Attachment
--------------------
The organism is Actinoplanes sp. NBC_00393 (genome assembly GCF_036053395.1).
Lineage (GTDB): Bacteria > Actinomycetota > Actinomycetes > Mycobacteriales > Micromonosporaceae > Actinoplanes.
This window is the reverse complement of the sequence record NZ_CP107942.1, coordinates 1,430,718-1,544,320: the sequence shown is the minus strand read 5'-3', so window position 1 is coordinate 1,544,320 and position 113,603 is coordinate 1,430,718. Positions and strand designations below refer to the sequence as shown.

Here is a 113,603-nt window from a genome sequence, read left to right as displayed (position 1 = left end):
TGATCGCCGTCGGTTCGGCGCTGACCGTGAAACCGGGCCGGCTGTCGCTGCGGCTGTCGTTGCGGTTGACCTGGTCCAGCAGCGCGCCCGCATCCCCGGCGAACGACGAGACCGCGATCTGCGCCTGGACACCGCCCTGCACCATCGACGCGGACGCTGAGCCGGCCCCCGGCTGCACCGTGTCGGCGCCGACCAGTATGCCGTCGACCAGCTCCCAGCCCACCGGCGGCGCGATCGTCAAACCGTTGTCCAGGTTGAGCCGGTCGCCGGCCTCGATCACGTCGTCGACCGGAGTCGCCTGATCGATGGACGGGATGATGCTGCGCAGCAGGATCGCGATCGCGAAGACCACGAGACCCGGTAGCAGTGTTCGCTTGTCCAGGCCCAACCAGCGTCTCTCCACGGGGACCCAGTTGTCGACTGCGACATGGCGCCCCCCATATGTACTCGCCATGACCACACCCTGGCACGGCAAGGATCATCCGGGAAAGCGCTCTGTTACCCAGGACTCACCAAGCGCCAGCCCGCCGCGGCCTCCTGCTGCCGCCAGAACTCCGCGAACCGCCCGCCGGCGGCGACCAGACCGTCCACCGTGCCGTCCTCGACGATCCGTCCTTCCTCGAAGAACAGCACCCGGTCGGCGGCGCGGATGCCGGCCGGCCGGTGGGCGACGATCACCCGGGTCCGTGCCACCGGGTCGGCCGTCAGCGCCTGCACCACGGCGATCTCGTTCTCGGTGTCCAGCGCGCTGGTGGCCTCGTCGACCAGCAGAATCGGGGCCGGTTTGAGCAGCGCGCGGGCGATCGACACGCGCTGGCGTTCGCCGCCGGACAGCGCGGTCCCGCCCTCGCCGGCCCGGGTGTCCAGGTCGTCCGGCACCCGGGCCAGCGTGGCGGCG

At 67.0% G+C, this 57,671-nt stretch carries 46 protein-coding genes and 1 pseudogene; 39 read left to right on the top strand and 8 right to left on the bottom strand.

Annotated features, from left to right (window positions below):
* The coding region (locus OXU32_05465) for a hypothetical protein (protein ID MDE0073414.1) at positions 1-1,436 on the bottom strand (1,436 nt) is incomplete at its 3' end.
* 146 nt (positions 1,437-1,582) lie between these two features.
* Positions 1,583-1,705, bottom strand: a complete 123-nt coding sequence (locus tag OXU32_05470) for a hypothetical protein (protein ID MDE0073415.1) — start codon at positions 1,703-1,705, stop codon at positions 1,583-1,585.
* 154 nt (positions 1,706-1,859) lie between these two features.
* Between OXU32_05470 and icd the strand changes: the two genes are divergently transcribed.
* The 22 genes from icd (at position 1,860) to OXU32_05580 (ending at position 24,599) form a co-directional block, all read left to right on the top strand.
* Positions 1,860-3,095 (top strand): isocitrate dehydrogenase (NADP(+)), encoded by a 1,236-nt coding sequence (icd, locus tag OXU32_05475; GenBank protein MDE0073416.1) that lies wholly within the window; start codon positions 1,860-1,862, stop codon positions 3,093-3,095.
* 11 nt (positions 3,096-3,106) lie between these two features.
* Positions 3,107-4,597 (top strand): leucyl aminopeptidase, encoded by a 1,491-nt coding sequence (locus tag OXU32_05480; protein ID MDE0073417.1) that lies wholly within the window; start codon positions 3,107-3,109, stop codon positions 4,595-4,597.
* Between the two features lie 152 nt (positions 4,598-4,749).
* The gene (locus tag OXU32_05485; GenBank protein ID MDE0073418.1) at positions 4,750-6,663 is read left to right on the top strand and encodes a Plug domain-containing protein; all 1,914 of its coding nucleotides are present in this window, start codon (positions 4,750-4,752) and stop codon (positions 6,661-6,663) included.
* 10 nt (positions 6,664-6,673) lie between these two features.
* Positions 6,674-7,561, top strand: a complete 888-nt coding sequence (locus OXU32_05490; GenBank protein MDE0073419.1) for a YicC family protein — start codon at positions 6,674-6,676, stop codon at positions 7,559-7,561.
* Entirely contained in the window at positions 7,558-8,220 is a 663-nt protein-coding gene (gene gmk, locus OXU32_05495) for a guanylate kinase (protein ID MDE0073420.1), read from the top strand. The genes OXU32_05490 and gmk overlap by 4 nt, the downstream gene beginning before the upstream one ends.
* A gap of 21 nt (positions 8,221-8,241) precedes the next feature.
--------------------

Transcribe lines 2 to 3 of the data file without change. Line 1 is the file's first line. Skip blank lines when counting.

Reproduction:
Lineage (GTDB): Bacteria > Actinomycetota > Actinomycetes > Mycobacteriales > Micromonosporaceae > Actinoplanes.
This window is the reverse complement of the sequence record NZ_CP107942.1, coordinates 1,430,718-1,544,320: the sequence shown is the minus strand read 5'-3', so window position 1 is coordinate 1,544,320 and position 113,603 is coordinate 1,430,718. Positions and strand designations below refer to the sequence as shown.